Art and Quality of Life Matters

By Brenda Moore-McCann and Shaun Richard McCann

Is the environment important to hospitalized patients? Yes. Pediatricians have understood its importance for many years. Many children’s hospital wards are decorated with fairytale figures, such as Peter Pan and Cinderella, well known to patients. This is not to hasten healing or alter the prognosis but, rather, to make the stay in hospital less difficult than it might otherwise be. Why is the same attitude not taken with adult patients?

A number of years ago we opened a state-of–the-art bone marrow transplant unit in St James’ Hospital in Dublin, Ireland. As Medical Director (author SM), I was impressed with the clinical environment but was troubled by the lack of any ‘personal space’ for the patients. It was forcefully brought home to me when a patient, undergoing a bone marrow transplant, asked for flowers to be placed at the window outside her room. I told her to write to the C.E.O as he was more likely to respond to her request than a similar request coming from me. The C.E.O responded by arranging for flowers to be placed outside her window but none of the other transplant rooms!! I was then determined to do something that would make the environment ‘less clinical’ whilst adhering to infection control guidelines.

We established an Advisory Board consisting of a Medical Director/ Principal Investigator, head nurse, clinical psychologist, art historian, hospital arts officer, and artists. We began within the general environment of the transplant unit. We had discussions with many artists and eventually decided to paint the walls of the airlock and the corridors. We conceived the project when we attended a conference in the Irish Museum of Modern Art (IMMA) where we met the artist, Eric Glavin. He gave an impressive talk on the use of ‘signage’ in his art, and we asked him to look at the transplant unit and come up with some ideas. He suggested painting the walls of the airlock and corridors with colors of county football teams. In Ireland everybody knows their ‘county colors’ and thus patients, staff and visitors could easily identify with the painting. A number of patients had given a small donation for ‘improvements’ to the unit so, following discussion with a senior nurse in the unit (Liz Higgins), the money was used to pay the artist to paint the unit (Figs. 1 and 2).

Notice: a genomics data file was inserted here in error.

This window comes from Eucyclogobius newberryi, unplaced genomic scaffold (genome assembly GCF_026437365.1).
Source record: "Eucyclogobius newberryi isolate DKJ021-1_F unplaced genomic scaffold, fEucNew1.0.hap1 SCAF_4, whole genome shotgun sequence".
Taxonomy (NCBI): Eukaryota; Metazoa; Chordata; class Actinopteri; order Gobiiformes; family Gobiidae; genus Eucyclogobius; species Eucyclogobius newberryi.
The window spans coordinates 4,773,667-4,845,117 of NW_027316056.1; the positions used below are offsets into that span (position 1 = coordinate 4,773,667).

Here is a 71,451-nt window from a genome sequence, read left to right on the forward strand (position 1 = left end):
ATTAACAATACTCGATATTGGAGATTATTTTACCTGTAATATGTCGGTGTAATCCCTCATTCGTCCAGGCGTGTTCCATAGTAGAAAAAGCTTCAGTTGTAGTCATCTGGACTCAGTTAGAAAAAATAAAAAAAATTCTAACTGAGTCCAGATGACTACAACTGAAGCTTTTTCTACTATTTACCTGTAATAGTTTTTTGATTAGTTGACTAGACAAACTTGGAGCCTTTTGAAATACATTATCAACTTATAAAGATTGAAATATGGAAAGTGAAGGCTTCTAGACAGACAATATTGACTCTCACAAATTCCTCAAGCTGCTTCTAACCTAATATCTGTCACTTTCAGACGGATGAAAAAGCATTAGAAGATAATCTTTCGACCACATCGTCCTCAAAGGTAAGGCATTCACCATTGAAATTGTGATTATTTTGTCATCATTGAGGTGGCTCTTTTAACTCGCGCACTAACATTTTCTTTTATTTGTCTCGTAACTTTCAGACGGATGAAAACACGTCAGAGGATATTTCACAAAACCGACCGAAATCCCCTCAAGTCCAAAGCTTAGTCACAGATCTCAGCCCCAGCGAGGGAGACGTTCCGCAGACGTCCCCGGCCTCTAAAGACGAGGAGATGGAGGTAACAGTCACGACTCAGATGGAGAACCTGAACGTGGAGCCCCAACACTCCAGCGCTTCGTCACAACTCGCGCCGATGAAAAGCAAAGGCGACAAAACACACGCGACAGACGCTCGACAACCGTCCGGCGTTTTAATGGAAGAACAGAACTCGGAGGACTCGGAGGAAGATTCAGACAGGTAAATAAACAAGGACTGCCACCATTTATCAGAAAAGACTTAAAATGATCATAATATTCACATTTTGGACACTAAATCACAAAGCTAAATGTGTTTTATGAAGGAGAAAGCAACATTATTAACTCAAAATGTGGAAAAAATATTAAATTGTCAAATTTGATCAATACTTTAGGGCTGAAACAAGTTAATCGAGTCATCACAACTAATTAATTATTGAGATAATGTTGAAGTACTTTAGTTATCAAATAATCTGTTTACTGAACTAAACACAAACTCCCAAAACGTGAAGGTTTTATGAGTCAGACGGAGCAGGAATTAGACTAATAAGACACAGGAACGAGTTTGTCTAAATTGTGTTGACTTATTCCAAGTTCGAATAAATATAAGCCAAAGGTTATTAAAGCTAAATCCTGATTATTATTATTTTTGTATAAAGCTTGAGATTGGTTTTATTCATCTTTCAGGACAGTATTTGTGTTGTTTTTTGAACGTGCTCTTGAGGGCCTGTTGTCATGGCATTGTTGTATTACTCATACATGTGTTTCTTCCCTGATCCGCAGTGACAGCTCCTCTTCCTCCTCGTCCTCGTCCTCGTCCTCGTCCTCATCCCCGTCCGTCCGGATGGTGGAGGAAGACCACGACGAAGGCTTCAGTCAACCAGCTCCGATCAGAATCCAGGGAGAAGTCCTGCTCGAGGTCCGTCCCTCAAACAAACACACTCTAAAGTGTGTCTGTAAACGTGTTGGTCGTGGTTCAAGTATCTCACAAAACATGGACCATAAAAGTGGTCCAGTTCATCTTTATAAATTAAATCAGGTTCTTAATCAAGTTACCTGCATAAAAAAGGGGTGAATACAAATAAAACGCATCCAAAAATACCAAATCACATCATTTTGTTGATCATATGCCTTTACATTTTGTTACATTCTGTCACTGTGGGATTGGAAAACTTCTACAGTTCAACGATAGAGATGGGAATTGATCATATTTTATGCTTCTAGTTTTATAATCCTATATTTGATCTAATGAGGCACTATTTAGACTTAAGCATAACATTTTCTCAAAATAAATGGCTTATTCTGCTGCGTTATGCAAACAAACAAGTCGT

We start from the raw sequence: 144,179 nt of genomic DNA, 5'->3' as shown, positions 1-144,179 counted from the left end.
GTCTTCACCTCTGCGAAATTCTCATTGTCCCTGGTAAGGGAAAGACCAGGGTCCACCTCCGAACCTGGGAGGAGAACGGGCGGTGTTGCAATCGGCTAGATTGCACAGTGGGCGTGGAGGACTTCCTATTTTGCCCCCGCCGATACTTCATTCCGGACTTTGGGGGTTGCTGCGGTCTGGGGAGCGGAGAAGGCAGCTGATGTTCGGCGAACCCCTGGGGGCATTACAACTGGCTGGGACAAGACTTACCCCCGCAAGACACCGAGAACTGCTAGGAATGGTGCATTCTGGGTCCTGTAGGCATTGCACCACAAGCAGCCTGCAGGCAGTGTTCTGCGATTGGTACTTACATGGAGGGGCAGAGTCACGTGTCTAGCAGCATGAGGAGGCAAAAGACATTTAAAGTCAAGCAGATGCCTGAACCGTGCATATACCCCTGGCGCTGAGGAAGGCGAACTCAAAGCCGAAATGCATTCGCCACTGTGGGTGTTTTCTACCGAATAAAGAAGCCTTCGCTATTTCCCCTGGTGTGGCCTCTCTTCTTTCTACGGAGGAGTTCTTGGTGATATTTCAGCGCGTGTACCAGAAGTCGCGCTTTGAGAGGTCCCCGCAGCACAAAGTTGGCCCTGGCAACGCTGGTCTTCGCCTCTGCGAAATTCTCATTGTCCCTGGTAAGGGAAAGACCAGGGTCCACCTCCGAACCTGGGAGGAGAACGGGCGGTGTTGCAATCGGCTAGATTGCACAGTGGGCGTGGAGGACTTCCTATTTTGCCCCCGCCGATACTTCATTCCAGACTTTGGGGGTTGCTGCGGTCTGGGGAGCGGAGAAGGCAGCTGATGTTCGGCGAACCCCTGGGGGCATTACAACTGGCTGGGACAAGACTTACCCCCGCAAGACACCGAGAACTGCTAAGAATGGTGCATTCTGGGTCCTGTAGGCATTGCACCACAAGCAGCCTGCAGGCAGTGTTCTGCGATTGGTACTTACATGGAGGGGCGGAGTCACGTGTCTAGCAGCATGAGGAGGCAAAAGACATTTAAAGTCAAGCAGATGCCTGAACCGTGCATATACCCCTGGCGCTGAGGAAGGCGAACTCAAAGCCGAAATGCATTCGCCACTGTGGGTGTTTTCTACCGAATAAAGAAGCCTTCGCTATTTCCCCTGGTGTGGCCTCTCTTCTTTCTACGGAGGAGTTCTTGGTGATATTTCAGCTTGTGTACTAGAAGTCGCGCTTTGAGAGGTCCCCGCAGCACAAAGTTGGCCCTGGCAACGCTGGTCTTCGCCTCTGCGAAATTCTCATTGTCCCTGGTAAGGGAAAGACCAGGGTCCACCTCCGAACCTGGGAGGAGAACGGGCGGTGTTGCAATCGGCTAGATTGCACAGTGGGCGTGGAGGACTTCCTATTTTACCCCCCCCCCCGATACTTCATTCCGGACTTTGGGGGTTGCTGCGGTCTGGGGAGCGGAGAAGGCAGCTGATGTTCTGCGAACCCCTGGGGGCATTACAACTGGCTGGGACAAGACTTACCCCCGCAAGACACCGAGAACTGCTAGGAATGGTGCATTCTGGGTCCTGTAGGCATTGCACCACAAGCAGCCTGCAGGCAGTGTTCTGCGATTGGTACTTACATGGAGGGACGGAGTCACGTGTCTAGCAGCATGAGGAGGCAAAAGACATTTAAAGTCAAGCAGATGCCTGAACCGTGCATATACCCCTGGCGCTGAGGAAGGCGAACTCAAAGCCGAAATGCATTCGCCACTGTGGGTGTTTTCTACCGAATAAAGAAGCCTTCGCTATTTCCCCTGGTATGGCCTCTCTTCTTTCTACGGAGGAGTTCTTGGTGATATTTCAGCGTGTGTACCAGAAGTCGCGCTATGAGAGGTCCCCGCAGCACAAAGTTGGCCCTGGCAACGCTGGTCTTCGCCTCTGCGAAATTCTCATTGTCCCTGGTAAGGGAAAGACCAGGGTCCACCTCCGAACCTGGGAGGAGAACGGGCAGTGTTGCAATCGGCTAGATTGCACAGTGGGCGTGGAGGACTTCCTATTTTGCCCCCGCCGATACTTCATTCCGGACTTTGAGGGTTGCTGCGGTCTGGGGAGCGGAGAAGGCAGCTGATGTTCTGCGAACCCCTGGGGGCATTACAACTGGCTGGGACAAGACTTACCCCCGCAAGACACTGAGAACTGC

Fig 1. The Hemopoietic Cell Transplant (HCT) Unit in St James’ Hospital. Photography by Anthony Edwards, Clinical Photographer, St. James’ Hospital.
Fig 2. The air-lock into the Hemopoietic Cell Transplant Unit in St James’ Hospital, Dublin. Photography by Anthony Edwards, Clinical Photographer, St. James’ Hospital.

The quest then began to find a way of improving the environment for patients, and specifically to improve their quality of life. Quality of life (QoL) is considered, in this essay, as the ability to provide patients with serious illnesses the resources to minimize stress, anxiety and depression. A yearlong discussion took place, which culminated in a meeting with the artist Denis Roche at the Media Lab Europe (European Research Partners of MIT Media Lab). He developed the idea of a virtual window on the walls of patients’ rooms that would attempt to alleviate a sense of isolation. The virtual window contained multiple channels including a virtual portal to a familiar place with which the patient had a strong connection. The installation of this virtual window together with projection facilities and a simple remote control (Fig. 3) were greatly facilitated by a hospital physicist and artist, Fran Hegarty. Initial funding for a pilot study was provided by a charitable body, The Bone Marrow for Leukaemia Trust (BMLT).

Fig 3. A simple-to -operate remote control.

I decided to carry out a randomized prospective clinical trial to measure the effect of our intervention on anxiety, depression and the expectation of undergoing a bone marrow transplant (Clinical Trial gov identifier. NCT 00348959,) as I felt that doctors would not believe the effect of this type of intervention unless it was statistically verified. In order to fund the study, I applied for a grant from the Irish Cancer Society (ICS,) which was successful. A senior nurse from the School of Nursing and Midwifery at Trinity College, Dublin, Catherine McCabe (C McC), then became a member of the team.

The study ran from June 2006 until August 2009, and the results were published in 2011[2]. All patients referred for allogeneic HCT were interviewed by C McC. Following agreement to participate, patients were randomized to a room with/without ‘Open Window’. This led to anxiety in some patients if they were allocated to a room without ‘Open Window’. All patients were treated with the same transplant protocols and treated by the same medical and nursing staff.